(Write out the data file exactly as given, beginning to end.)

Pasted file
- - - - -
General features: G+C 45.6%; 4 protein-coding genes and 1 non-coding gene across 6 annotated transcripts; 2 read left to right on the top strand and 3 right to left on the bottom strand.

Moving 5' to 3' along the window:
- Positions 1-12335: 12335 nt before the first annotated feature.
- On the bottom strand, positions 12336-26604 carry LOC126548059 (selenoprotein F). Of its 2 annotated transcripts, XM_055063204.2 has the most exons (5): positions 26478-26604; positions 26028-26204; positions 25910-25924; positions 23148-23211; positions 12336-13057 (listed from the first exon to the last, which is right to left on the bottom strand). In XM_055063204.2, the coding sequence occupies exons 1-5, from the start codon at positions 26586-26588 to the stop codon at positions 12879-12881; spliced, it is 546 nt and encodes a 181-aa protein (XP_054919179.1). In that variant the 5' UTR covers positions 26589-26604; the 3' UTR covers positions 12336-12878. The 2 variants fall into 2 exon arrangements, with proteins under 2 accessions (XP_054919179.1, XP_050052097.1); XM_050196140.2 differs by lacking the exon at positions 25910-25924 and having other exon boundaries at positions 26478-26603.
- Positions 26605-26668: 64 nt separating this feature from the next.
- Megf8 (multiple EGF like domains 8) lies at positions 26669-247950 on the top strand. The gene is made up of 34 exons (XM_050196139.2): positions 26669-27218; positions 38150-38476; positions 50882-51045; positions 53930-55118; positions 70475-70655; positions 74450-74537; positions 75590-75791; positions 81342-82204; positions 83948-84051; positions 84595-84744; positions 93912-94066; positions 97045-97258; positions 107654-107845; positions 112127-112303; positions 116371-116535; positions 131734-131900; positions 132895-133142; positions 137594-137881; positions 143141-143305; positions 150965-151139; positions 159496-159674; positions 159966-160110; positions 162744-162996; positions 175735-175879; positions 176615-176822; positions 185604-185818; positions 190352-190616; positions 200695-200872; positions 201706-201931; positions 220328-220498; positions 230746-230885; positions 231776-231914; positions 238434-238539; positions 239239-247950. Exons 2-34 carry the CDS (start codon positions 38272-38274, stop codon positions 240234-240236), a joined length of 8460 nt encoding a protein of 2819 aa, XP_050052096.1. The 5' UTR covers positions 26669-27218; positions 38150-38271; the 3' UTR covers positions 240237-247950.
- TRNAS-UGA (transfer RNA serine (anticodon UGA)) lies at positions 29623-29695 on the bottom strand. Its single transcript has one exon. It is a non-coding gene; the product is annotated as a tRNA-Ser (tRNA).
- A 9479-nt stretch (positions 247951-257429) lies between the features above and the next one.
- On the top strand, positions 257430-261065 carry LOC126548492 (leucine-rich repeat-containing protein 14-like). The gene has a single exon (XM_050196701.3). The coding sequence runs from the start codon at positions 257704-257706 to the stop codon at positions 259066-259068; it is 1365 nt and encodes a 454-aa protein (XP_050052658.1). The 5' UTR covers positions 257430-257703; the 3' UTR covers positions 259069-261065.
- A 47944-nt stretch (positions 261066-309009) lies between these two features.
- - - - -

General features: G+C 45.6%; 4 protein-coding genes and 1 non-coding gene across 6 annotated transcripts; 2 read left to right on the top strand and 3 right to left on the bottom strand.

Moving 5' to 3' along the window:
- Positions 1-12335: 12335 nt before the first annotated feature.
- On the bottom strand, positions 12336-26604 carry LOC126548059 (selenoprotein F). Of its 2 annotated transcripts, XM_055063204.2 has the most exons (5): positions 26478-26604; positions 26028-26204; positions 25910-25924; positions 23148-23211; positions 12336-13057 (listed from the first exon to the last, which is right to left on the bottom strand). In XM_055063204.2, the coding sequence occupies exons 1-5, from the start codon at positions 26586-26588 to the stop codon at positions 12879-12881; spliced, it is 546 nt and encodes a 181-aa protein (XP_054919179.1). In that variant the 5' UTR covers positions 26589-26604; the 3' UTR covers positions 12336-12878. The 2 variants fall into 2 exon arrangements, with proteins under 2 accessions (XP_054919179.1, XP_050052097.1); XM_050196140.2 differs by lacking the exon at positions 25910-25924 and having other exon boundaries at positions 26478-26603.
- Positions 26605-26668: 64 nt separating this feature from the next.
- Megf8 (multiple EGF like domains 8) lies at positions 26669-247950 on the top strand. The gene is made up of 34 exons (XM_050196139.2): positions 26669-27218; positions 38150-38476; positions 50882-51045; positions 53930-55118; positions 70475-70655; positions 74450-74537; positions 75590-75791; positions 81342-82204; positions 83948-84051; positions 84595-84744; positions 93912-94066; positions 97045-97258; positions 107654-107845; positions 112127-112303; positions 116371-116535; positions 131734-131900; positions 132895-133142; positions 137594-137881; positions 143141-143305; positions 150965-151139; positions 159496-159674; positions 159966-160110; positions 162744-162996; positions 175735-175879; positions 176615-176822; positions 185604-185818; positions 190352-190616; positions 200695-200872; positions 201706-201931; positions 220328-220498; positions 230746-230885; positions 231776-231914; positions 238434-238539; positions 239239-247950. Exons 2-34 carry the CDS (start codon positions 38272-38274, stop codon positions 240234-240236), a joined length of 8460 nt encoding a protein of 2819 aa, XP_050052096.1. The 5' UTR covers positions 26669-27218; positions 38150-38271; the 3' UTR covers positions 240237-247950.
- TRNAS-UGA (transfer RNA serine (anticodon UGA)) lies at positions 29623-29695 on the bottom strand. Its single transcript has one exon. It is a non-coding gene; the product is annotated as a tRNA-Ser (tRNA).
- A 9479-nt stretch (positions 247951-257429) lies between the features above and the next one.
- On the top strand, positions 257430-261065 carry LOC126548492 (leucine-rich repeat-containing protein 14-like). The gene has a single exon (XM_050196701.3). The coding sequence runs from the start codon at positions 257704-257706 to the stop codon at positions 259066-259068; it is 1365 nt and encodes a 454-aa protein (XP_050052658.1). The 5' UTR covers positions 257430-257703; the 3' UTR covers positions 259069-261065.
- A 47944-nt stretch (positions 261066-309009) lies between these two features.